On the surface, Fox boasts a strong Tuesday night lineup of female-driven comedy, with New Girl and The Mindy Project airing consecutively.
With New Girl in its fourth season and Mindy its third, the shows have established themselves critically and commercially. After what some would call lackluster stretches, both shows have reasserted their staying power this year with compelling storylines and fantastic writing. But are these shows taking full advantage of their talented leading ladies?
For New Girl, Zooey Deschanel’s Jess has always been outnumbered, fighting for her voice to be heard within the male-dominated household. In the show’s early stages, much attention was paid to Jess’ “adorkability,” her whimsical jaunts through the chaos and conflicts of adult urban life. Traces of this feature still pop up week in and week out, but now that the girl is not so new, the show has turned to other tropes.
Perhaps Jess and Deschanel (like the show itself, in my opinion) are still suffering the effects of an uneven third season and the doomed storyline of Nick and Jess. Some shows thrive on the craziness brought about by pairing off the main characters. For New Girl, though, ending the Nick-Jess “Will they? Won’t they?” mystery soon led only to limited, repetitive weekly entries. Credit is due to the show’s writers for bouncing back after ending their relationship. They have recaptured the energetic conversational style that made the show stand out in its early days. To do so, however, they have turned more and more to the shenanigans of the men of the apartment.
This is not necessarily a bad thing, as Nick, Schmidt, Winston, and Coach provide endless opportunities for comedic interaction. Nevertheless, each episode makes me wonder what exactly Jess’ role is at this point. Even in this week’s episode, Jess makes an entrance to start the show, only to have her arrival serve as a spark for the strange verbal wanderings of the boys. Again, this has worked for the show for the most part. Schmidt especially continues to thrive — recalling a wild night with Cece: “We did all the things R. Kelly raps about.”
New Girl is in a better place artistically than perhaps ever before. But Jess often feels like a side story; even her relationship with Ryan seems uncared for and supplementary. Zooey Deschanel may still be the leading name, but once the cameras roll, she takes a backseat.
The Mindy Project shares some similarities with its Tuesday neighbor, but Mindy Kaling still leaves her mark. Even if a given episode doesn’t fully utilize Kaling’s versatile comedic abilities, chances are she’s had a hand in other characters’ standout moments.
That being said, there are times when the male supporting players take center stage. Chris Messina’s Danny of course tends to share the screen with Mindy, but Ike Barinholtz and Adam Pally have seen their roles — as Morgan and Peter, respectively — increase at times. Like with Jess’ gang, the comedy does not suffer when the boys take the lead. Peter has developed into a lovable character, and Morgan’s oddity has always been one of the show’s best features. Much of the humor with Danny’s character comes from his fragile masculinity. At times, Mindy steps in with a memorable line or two before fading for sizable portions of episodes. Kaling, one imagines, wants to utilize every character’s potential, and one cannot really object to her shying away from making the show all about her onscreen self.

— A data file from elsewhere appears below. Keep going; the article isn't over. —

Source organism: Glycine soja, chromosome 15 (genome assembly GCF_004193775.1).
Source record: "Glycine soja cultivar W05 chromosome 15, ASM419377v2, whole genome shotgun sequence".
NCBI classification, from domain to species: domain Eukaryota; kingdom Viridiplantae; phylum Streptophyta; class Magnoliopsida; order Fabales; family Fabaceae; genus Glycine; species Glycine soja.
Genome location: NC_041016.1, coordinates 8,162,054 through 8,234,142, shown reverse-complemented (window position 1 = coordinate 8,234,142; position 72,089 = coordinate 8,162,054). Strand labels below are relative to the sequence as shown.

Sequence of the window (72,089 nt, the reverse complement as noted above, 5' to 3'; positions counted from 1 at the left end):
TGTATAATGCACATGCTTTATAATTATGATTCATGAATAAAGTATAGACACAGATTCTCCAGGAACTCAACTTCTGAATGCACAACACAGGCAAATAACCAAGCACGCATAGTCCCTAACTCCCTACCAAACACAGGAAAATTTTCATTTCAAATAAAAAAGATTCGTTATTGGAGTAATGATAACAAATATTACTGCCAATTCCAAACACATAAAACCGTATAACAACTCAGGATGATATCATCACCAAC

Looking forward, Mindy seems to be in better shape than New Girl in terms of maintaining its status as a notable female-driven comedy. With Peter off to Texas and Mindy expecting, coming episodes promise hilarity surrounding the woman who will probably be the sassiest pregnant person of all time.
Kaling, perhaps unsurprisingly, manages to keep her alter ego relevant even in the moments when the guys take over. Unlike Jess, who often feels forgotten when the male roommates get up to no good, Mindy tends to be right there — trading weirdness with Morgan or spilling out neuroses as she and Danny navigate living with and loving one another.
So what now?
Well, I suppose this does not signal a time of crisis for the network or these shows. Both have turned in consistently entertaining seasons up to this point. New Girl, however, seems to be flirting with becoming a show of the boys for the boys, leaving its versatile, lovable dork-lady in the dust. Maybe Zooey needs to learn from Kaling and pick up the pen herself. Regardless, it is abundantly clear that Fox has two strong and hilarious actresses leading its Tuesday nights, and it’s not like the shows are making the male characters out to be anything close to angels. But let the leading ladies have their fun. They’ve been the reason for their shows’ success, so it’s important for them to maintain a strong presence in their shows’ future.